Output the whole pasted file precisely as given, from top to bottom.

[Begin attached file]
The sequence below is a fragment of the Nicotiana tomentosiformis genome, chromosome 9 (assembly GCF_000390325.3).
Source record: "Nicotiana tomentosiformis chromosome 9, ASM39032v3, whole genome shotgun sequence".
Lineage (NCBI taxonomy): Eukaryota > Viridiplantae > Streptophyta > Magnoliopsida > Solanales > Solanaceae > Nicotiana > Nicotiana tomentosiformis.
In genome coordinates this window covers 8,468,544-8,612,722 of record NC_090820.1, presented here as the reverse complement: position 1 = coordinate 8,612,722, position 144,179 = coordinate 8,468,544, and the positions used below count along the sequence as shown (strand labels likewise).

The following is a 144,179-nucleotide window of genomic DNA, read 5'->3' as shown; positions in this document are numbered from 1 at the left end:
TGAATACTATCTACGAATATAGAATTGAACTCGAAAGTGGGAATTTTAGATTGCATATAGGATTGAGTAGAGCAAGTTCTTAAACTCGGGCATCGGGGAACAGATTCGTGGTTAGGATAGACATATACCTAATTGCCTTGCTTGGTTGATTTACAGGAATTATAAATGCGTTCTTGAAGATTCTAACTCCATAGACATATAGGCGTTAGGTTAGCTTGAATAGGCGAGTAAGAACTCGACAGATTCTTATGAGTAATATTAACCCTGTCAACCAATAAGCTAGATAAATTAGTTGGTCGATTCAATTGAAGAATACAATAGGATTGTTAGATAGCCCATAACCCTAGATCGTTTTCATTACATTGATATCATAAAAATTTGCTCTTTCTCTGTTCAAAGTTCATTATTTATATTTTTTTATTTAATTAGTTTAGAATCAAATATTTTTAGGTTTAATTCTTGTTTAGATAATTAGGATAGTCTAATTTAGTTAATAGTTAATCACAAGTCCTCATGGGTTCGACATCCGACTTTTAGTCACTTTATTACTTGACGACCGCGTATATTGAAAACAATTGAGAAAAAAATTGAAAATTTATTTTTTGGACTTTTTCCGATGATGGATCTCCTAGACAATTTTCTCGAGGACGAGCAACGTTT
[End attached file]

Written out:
The sequence below is a fragment of the Nicotiana tomentosiformis genome, chromosome 9 (assembly GCF_000390325.3).
Source record: "Nicotiana tomentosiformis chromosome 9, ASM39032v3, whole genome shotgun sequence".
Lineage (NCBI taxonomy): Eukaryota > Viridiplantae > Streptophyta > Magnoliopsida > Solanales > Solanaceae > Nicotiana > Nicotiana tomentosiformis.
In genome coordinates this window covers 8,468,544-8,612,722 of record NC_090820.1, presented here as the reverse complement: position 1 = coordinate 8,612,722, position 144,179 = coordinate 8,468,544, and the positions used below count along the sequence as shown (strand labels likewise).

The following is a 144,179-nucleotide window of genomic DNA, read 5'->3' as shown; positions in this document are numbered from 1 at the left end:
TGAATACTATCTACGAATATAGAATTGAACTCGAAAGTGGGAATTTTAGATTGCATATAGGATTGAGTAGAGCAAGTTCTTAAACTCGGGCATCGGGGAACAGATTCGTGGTTAGGATAGACATATACCTAATTGCCTTGCTTGGTTGATTTACAGGAATTATAAATGCGTTCTTGAAGATTCTAACTCCATAGACATATAGGCGTTAGGTTAGCTTGAATAGGCGAGTAAGAACTCGACAGATTCTTATGAGTAATATTAACCCTGTCAACCAATAAGCTAGATAAATTAGTTGGTCGATTCAATTGAAGAATACAATAGGATTGTTAGATAGCCCATAACCCTAGATCGTTTTCATTACATTGATATCATAAAAATTTGCTCTTTCTCTGTTCAAAGTTCATTATTTATATTTTTTTATTTAATTAGTTTAGAATCAAATATTTTTAGGTTTAATTCTTGTTTAGATAATTAGGATAGTCTAATTTAGTTAATAGTTAATCACAAGTCCTCATGGGTTCGACATCCGACTTTTAGTCACTTTATTACTTGACGACCGCGTATATTGAAAACAATTGAGAAAAAAATTGAAAATTTATTTTTTGGACTTTTTCCGATGATGGATCTCCTAGACAATTTTCTCGAGGACGAGCAACGTTT